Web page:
David L. Stevens, chief information officer for Maricopa County, Ariz., the nation’s fourth-largest county by population, will leave his post to take a position in the private sector in about six weeks.
Stevens, who has served as CIO for nearly five years, told Government Technology he gave notice on Thursday, Aug. 10, and his last day of work will be Oct. 2. However, he will work with Maricopa County to facilitate a transition, he said.
Previously, he had served in county government since 2001, in positions including CIO of the county’s judicial branch, and deputy county CIO before ascending to CIO in Oct. 2012.
He is leaving for the private sector, Stevens told GT, to take a position as executive vice president of corporate relations at Valor Global, which offers call center, managed information technology, infrastructure and data center services to companies including Sprint.
The firm is headquartered in Scottsdale, Ariz., with offices in Germany, Costa Rica and the Philippines, where it nevertheless expanded in 2014 despite cancelling planned acquisitions there.
In a news release, Stevens said he will “focus on Valor’s rapid national growth in the public sector market.”
“I think it will be a great fit for them and for us and a great opportunity to come alongside a lot of public sector companies,” Stevens told GT, citing Valor Global’s “pretty strong track record here, locally reducing operations costs,” improving call times and forging equal or better service-level agreements.
Valor Global CEO Simer Mayo said in a statement the company continues to experience rapid public sector growth, and Stevens’ knowledge of the market will help it “focus on creating best-of-breed public-private partnerships.”
“David’s extensive experience in public sector business and as a nationally recognized leader in technology is a major asset to Valor Global,” Mayo said.
“His experience and knowledge of incorporating ITIL and LEAN in IT and Call Center delivery will allow us to continue to serve national, federal, state, county, education and city governments while expanding our current product capabilities to our customers,” Mayo added.
Maricopa County is in the first year of a three-year strategic plan built upon a technology foundation improved to meet the growing demands of business, as part of a long-term tech strategy aimed at enabling development of innovative products and services and engaging customers “on their terms — anywhere, anytime, with any device.”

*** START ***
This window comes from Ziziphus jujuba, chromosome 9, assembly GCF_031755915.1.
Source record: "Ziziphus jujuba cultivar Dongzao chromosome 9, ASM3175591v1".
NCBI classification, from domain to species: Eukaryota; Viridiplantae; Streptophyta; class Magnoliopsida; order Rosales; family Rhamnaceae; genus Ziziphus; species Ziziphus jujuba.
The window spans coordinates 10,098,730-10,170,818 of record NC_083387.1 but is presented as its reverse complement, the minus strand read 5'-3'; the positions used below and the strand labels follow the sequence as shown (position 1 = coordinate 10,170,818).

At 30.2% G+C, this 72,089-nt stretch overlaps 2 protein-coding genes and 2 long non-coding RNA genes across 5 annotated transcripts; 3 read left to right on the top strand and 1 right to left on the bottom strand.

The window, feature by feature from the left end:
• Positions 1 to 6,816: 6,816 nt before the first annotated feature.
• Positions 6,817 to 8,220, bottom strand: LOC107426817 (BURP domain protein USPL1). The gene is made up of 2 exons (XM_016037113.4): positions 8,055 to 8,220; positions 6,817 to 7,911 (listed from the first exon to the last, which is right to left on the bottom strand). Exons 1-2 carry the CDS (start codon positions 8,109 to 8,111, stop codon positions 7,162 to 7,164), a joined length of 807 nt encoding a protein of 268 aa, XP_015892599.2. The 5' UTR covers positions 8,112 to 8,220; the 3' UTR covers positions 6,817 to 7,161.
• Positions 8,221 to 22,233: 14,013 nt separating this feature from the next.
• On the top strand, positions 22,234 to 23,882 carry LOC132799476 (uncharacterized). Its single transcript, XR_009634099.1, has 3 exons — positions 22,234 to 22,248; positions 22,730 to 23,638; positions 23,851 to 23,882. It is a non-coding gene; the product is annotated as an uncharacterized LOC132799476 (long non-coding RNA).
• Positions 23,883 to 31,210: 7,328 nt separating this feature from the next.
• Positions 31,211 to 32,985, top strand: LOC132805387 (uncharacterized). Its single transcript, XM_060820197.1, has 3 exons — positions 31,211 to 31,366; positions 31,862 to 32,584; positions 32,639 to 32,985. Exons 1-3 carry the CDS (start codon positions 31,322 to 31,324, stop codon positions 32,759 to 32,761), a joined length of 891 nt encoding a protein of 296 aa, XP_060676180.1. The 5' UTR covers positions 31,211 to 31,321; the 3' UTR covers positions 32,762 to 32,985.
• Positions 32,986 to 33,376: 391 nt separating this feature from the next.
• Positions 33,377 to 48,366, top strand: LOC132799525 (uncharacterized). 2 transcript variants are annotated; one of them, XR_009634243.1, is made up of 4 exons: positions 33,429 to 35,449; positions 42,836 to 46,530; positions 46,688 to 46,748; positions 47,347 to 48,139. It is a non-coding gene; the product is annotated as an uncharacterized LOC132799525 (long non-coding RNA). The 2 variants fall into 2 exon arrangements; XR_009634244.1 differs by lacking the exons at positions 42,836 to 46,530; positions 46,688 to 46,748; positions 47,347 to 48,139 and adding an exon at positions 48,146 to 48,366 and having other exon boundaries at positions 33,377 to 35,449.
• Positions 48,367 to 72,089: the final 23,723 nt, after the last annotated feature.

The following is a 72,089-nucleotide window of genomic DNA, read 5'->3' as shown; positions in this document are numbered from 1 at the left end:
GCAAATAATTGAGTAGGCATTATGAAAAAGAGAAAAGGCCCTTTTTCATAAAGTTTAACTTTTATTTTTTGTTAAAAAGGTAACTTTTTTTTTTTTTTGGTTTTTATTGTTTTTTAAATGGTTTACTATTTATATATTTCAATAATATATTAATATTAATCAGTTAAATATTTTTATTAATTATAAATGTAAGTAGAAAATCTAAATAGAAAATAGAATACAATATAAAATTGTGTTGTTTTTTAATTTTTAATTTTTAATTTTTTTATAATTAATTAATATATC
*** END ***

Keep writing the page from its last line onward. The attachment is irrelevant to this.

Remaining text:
Going forward, the county is working to enhance cybersecurity with increased investment, develop new solutions to further customer experiences, and promote its Digital Government initiative to improve online citizen, customer and business engagement.
A special edition of the county’s Office of Enterprise Technology Business Value Report that Stevens provided highlighted achievements during his tenure as the county has modernized its technology infrastructure.
The report, which examined the 2014-2016 fiscal years, documented savings including:
- $4.3 million in savings over five years by implementing a 3PAR enterprise storage solution.
- More than $4 million over three years by renegotiating a Microsoft Enterprise License Agreement.
- More than $2 million savings in replacing the treasurer’s information system by creating a virtual server environment.
- More than $1.8 million savings by reducing maintenance costs through a network modernization.
“Just a culture of success. People not afraid to win and to collaborate. Really, to be bought into the shared business outcomes that we’re trying to achieve and building that kind of culture, just takes time and trust,” he said.
Officials at Maricopa County did not respond to requests for comment. However, the departing CIO said he will remain closely involved as the agency shapes its search to replace him.
“They’re working on what kind of recruitment process they want to do. I think the county executive is still sorting that out, and thankfully I think I’ll be able to help them in that transition in some way, shape or form,” he said.